by Dom La Nena

Moitié du duo Birds On A Wire avec la chanteuse Rosemary Standley de Moriarty, la chanteuse et violoncelliste de 31 ans, Dom La Nena, signe son grand retour en solo avec Tempo. Avec ce nouvel album, l'artiste d'origine brésilienne, basée à Paris, a créé une série de moments cristallins - parfois ensoleillés, souvent rêveurs, et parfois entrecoupés de cette belle nostalgie que les Brésiliens appellent “saudade”.

Tempo se compose de luxuriants synthétiseurs, de cordes et de percussions, mais en réalité l'album est une démonstration remarquable des capacités d'arrangement et d'orchestration de Dom La Nena. Elle a créé elle-même tous les sons de l'album, en utilisant des couches de sa propre voix, son violoncelle et quelques morceaux de piano. Même les sons de percussion ont été faits au violoncelle. "Mon intention sur cet album était d’explorer de nouvelles façons d'utiliser mon instrument, de changer le son original de l'instrument et de le prendre ailleurs", dit-elle.


Dom La Nena’s new album, Tempo, is about time. Not that it demands a lot of your time: most of the songs barely pass the three-minute mark. But the Brazilian-born, Paris-based singer, songwriter and cellist has created a series of small, crystalline moments – sometimes sunny, often dreamy, and occasionally laced with that beautiful nostalgia the Brazilians call saudade. Tempo is La Nena’s third full-length release, after 2013’s critically acclaimed Ela, and her internationally-flavored indie-folk collection called Soyo in 2015; she’s also half of the duo called Birds On A Wire with Rosemary Standley (from the popular French band Moriarty). Add to that her time spent playing with Jane Birkin and collaborating with Julieta Venegas, Jorge Drexler and Piers Faccini, and you have an artist with an eclectic, multi-lingual style that’s hard to define but easy to like.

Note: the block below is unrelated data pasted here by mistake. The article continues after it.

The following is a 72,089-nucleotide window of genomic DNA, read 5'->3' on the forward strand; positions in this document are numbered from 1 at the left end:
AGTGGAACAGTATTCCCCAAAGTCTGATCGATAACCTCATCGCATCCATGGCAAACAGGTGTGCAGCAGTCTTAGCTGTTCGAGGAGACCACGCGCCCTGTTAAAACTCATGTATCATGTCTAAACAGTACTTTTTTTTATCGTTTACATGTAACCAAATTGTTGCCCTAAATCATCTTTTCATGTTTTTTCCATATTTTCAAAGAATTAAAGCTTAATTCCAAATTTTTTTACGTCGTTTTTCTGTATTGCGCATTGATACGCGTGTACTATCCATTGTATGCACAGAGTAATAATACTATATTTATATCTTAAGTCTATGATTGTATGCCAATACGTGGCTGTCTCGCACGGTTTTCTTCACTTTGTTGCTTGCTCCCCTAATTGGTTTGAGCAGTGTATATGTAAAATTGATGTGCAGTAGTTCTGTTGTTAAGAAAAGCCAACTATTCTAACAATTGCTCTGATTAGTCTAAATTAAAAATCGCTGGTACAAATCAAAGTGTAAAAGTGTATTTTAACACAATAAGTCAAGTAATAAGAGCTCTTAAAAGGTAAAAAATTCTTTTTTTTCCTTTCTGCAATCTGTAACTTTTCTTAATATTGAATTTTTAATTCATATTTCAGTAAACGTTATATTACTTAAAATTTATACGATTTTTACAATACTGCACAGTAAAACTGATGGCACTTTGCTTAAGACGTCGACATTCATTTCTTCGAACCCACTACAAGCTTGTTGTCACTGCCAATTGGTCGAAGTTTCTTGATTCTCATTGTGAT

With its blend of pop, world, and chamber music, you may hear Tempo as a response to, or a respite from, difficult times. And you wouldn’t be wrong, although La Nena says that wasn’t intentional. “We give value and attention to so many things,” she explains, “but we forget the essentials: our time and focus, being present, which is the most precious thing we have.” And so each song reflects a moment in time: birth, anticipation, aging, death.

You may also hear Tempo as a lush tapestry of synthesizers, strings, and percussion instruments. This time, you would be wrong. In a remarkable display of arranging and orchestrating ability, Dom La Nena created all the sounds on the album herself, using layers of her voice, her cello, and a few piano parts. Even the percussion sounds were made on the cello. “My intention on this album was to explore new ways to use my instrument,” she says; “so I have used lots of pedals, guitar amps, and effects, to change the original sound of the instrument and take it somewhere else.”

The album, despite its sonic surprises, doesn’t come out of nowhere: its vibrant, tropical languor could be heard on 2015’s Soyo. And the homey, intimate sound also appears on her 2016 EP of covers, called Cantando. Still, Tempo marks the return of a distinctive and unusual musician. It’s about time.


1. tempo
2. oiseau sauvage
3, no tengas miedo
4. todo tiene su fin
5. valsa
6. quien podrá saberlo (feat. Julieta Venegas)
7. moreno
8. doux de rêver
9. esperando alma
10. teu coracao
11. samba para você
12. vejo passar
13. milonga

Label : Six Degrees Records

CD 2021
VAT excl. €9,17